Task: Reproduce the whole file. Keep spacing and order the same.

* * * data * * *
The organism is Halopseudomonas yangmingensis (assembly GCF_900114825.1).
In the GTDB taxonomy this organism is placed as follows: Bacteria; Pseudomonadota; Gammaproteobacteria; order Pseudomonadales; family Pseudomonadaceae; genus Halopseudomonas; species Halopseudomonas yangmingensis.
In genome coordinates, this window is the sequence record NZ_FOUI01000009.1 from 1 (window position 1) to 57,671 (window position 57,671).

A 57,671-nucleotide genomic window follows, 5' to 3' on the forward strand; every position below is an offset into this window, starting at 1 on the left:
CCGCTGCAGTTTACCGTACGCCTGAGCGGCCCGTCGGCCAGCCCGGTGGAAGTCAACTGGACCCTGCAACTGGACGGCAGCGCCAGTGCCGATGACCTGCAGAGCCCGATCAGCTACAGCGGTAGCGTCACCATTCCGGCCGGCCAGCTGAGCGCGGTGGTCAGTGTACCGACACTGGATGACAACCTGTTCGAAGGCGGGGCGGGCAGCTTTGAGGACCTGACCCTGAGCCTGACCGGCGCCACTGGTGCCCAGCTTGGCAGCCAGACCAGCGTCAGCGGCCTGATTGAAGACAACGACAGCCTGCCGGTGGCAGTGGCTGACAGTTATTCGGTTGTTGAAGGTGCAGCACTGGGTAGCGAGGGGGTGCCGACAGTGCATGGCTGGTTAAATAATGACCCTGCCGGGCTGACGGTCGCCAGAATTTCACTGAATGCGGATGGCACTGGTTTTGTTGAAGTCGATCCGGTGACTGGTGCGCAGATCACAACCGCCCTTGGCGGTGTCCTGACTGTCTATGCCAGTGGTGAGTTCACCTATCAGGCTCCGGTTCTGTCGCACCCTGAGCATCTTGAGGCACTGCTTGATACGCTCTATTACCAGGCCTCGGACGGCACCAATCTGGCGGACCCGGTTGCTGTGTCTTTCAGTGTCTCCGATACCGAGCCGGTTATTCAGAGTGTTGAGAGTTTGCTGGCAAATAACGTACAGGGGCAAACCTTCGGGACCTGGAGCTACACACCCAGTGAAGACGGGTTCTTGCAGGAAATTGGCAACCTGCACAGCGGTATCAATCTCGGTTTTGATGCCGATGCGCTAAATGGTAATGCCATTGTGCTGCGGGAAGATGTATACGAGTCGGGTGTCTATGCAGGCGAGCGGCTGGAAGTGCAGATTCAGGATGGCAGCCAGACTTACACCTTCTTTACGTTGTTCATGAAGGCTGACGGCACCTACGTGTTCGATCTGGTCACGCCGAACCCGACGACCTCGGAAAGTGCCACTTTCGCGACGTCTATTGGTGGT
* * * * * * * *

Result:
The organism is Halopseudomonas yangmingensis (assembly GCF_900114825.1).
In the GTDB taxonomy this organism is placed as follows: Bacteria; Pseudomonadota; Gammaproteobacteria; order Pseudomonadales; family Pseudomonadaceae; genus Halopseudomonas; species Halopseudomonas yangmingensis.
In genome coordinates, this window is the sequence record NZ_FOUI01000009.1 from 1 (window position 1) to 57,671 (window position 57,671).

A 57,671-nucleotide genomic window follows, 5' to 3' on the forward strand; every position below is an offset into this window, starting at 1 on the left:
CCGCTGCAGTTTACCGTACGCCTGAGCGGCCCGTCGGCCAGCCCGGTGGAAGTCAACTGGACCCTGCAACTGGACGGCAGCGCCAGTGCCGATGACCTGCAGAGCCCGATCAGCTACAGCGGTAGCGTCACCATTCCGGCCGGCCAGCTGAGCGCGGTGGTCAGTGTACCGACACTGGATGACAACCTGTTCGAAGGCGGGGCGGGCAGCTTTGAGGACCTGACCCTGAGCCTGACCGGCGCCACTGGTGCCCAGCTTGGCAGCCAGACCAGCGTCAGCGGCCTGATTGAAGACAACGACAGCCTGCCGGTGGCAGTGGCTGACAGTTATTCGGTTGTTGAAGGTGCAGCACTGGGTAGCGAGGGGGTGCCGACAGTGCATGGCTGGTTAAATAATGACCCTGCCGGGCTGACGGTCGCCAGAATTTCACTGAATGCGGATGGCACTGGTTTTGTTGAAGTCGATCCGGTGACTGGTGCGCAGATCACAACCGCCCTTGGCGGTGTCCTGACTGTCTATGCCAGTGGTGAGTTCACCTATCAGGCTCCGGTTCTGTCGCACCCTGAGCATCTTGAGGCACTGCTTGATACGCTCTATTACCAGGCCTCGGACGGCACCAATCTGGCGGACCCGGTTGCTGTGTCTTTCAGTGTCTCCGATACCGAGCCGGTTATTCAGAGTGTTGAGAGTTTGCTGGCAAATAACGTACAGGGGCAAACCTTCGGGACCTGGAGCTACACACCCAGTGAAGACGGGTTCTTGCAGGAAATTGGCAACCTGCACAGCGGTATCAATCTCGGTTTTGATGCCGATGCGCTAAATGGTAATGCCATTGTGCTGCGGGAAGATGTATACGAGTCGGGTGTCTATGCAGGCGAGCGGCTGGAAGTGCAGATTCAGGATGGCAGCCAGACTTACACCTTCTTTACGTTGTTCATGAAGGCTGACGGCACCTACGTGTTCGATCTGGTCACGCCGAACCCGACGACCTCGGAAAGTGCCACTTTCGCGACGTCTATTGGTGGT